Hi! I was wondering if there is still a way of getting the trusted time of an enclave? I have already read on this forum that the Platform Services are not supported by Intel SGX anymore, is there anyway to fix these dependencies or any alternative to these features(the get_trusted_time() and the monotonic counter)?
Also, how can you make sure to keep an enclave alive as much possible and measure its time? And how much does this depend on its vulnerability to getting lost? From what I have read in the Developer Reference, this forum and the Programming Reference, any app crash loses the enclave. And for within the enclave, in the Programming Reference there is an option to ERESUME an enclave after an Asynchronous Enclave Exit, but this ERESUME is not mentioned anywhere in the latest Developer Reference. And also, there is the power transition issue.
It seems that enclaves are short-lived. I could not find any reference on analysis on the lifespan of an enclave. I would be grateful if there could be any clarification on how long could you design an enclave to last, for the purpose of keeping a secret within an enclave for a longer period of time(how could you keep an enclave alive for hours or days).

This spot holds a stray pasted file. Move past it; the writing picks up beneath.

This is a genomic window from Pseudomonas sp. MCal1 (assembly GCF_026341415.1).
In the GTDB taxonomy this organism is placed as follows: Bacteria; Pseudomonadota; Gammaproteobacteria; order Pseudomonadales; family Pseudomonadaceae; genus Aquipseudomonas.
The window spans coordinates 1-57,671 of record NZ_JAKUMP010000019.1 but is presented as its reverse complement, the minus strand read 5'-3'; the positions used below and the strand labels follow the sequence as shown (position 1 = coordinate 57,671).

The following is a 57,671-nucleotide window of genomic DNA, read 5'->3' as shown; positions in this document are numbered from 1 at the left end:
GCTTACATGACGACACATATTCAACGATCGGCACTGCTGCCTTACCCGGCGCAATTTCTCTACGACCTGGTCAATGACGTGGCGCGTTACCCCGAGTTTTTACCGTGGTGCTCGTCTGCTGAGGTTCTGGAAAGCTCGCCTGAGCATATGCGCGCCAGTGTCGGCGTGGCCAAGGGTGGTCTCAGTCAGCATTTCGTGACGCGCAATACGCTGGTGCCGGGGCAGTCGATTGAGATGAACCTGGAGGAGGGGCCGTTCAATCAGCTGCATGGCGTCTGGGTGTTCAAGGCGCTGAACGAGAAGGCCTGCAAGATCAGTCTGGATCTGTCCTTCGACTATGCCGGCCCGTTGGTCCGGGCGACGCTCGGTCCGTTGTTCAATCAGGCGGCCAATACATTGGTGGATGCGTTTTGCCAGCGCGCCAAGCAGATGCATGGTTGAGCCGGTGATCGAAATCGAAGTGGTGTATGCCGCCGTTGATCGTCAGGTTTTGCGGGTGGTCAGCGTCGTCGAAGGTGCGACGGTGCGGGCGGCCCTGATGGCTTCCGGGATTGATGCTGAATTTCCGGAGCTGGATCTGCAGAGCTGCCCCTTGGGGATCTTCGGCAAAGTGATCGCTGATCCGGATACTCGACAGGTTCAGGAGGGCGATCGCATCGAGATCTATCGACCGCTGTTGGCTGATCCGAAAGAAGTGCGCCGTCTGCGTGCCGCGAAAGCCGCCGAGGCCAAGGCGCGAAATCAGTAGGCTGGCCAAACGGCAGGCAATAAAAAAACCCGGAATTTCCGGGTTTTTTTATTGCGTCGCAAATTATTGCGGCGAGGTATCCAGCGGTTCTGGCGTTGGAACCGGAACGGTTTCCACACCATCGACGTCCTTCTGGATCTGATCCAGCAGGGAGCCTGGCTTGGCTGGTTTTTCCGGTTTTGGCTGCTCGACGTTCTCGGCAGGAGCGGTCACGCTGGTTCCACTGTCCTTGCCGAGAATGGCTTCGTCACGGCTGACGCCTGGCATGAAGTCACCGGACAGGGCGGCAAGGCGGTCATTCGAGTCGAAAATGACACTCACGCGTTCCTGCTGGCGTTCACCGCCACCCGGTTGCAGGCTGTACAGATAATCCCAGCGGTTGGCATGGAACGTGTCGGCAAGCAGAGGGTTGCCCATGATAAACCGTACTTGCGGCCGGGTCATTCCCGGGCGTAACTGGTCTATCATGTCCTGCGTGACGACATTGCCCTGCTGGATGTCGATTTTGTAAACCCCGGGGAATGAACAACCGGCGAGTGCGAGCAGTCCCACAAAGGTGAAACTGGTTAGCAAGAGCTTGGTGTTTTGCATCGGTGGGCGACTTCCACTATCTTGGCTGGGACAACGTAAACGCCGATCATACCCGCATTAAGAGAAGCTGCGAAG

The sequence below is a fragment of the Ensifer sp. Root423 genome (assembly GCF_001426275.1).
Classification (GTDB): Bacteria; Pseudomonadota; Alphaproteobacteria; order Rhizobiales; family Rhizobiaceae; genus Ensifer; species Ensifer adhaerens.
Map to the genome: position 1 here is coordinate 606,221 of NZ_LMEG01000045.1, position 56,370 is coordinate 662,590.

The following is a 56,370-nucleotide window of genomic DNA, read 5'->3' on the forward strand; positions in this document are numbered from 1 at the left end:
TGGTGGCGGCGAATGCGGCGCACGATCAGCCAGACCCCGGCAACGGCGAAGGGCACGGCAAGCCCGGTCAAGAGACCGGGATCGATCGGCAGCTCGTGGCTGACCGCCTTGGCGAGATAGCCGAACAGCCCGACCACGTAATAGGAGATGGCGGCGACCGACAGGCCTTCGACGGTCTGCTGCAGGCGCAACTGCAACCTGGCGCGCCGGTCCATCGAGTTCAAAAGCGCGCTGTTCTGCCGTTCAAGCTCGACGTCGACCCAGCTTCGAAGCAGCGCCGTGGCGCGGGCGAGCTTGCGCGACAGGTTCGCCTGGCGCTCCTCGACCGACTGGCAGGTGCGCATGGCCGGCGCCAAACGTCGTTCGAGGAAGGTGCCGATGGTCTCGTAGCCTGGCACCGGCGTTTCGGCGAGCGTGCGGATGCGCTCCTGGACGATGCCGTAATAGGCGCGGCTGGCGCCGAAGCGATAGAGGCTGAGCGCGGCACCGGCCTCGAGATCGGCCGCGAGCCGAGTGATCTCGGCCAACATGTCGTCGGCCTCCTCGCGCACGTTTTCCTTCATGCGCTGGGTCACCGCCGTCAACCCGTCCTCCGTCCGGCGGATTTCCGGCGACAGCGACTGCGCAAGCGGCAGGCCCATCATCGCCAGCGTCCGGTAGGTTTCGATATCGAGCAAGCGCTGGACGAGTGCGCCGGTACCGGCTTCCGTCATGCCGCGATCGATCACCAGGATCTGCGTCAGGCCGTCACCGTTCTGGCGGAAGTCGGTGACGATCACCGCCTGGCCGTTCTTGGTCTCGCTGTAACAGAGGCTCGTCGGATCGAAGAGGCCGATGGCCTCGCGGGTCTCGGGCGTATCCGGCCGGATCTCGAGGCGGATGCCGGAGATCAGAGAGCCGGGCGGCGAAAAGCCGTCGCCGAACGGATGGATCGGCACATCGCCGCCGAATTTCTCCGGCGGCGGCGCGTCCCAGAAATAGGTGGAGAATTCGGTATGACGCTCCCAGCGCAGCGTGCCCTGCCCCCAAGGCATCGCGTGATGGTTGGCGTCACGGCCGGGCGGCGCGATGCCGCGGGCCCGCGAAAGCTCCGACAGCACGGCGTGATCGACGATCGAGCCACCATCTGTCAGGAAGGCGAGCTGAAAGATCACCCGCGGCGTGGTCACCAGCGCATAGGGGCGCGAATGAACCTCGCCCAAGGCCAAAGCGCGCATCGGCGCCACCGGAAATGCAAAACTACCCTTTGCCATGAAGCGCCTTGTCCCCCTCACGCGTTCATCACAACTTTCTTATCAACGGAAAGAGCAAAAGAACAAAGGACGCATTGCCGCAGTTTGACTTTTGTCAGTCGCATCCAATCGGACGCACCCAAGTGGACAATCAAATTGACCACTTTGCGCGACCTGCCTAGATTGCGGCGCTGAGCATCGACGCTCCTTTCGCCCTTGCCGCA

Unfortunately, there is no substitute for get_trusted_time and the monotonic counter.
The ERESUME call is not called explicitly by the application. This is an internal SGX call by the system that resumes execution of the enclave that was interrupted due to an exception or interrupt. The application developer does not control this.
You must remember that an enclave is not an application. An enclave is a library (in Windows it is a DLL, in Linux a .so) of trusted functions that are called by an untrusted application. The application can live and be loaded as long as you’d like and the enclave will be loaded in memory too, ready to receive calls from the application. In order to protect your secret, you should seal it with your enclave and save it periodically in case something happens to the application.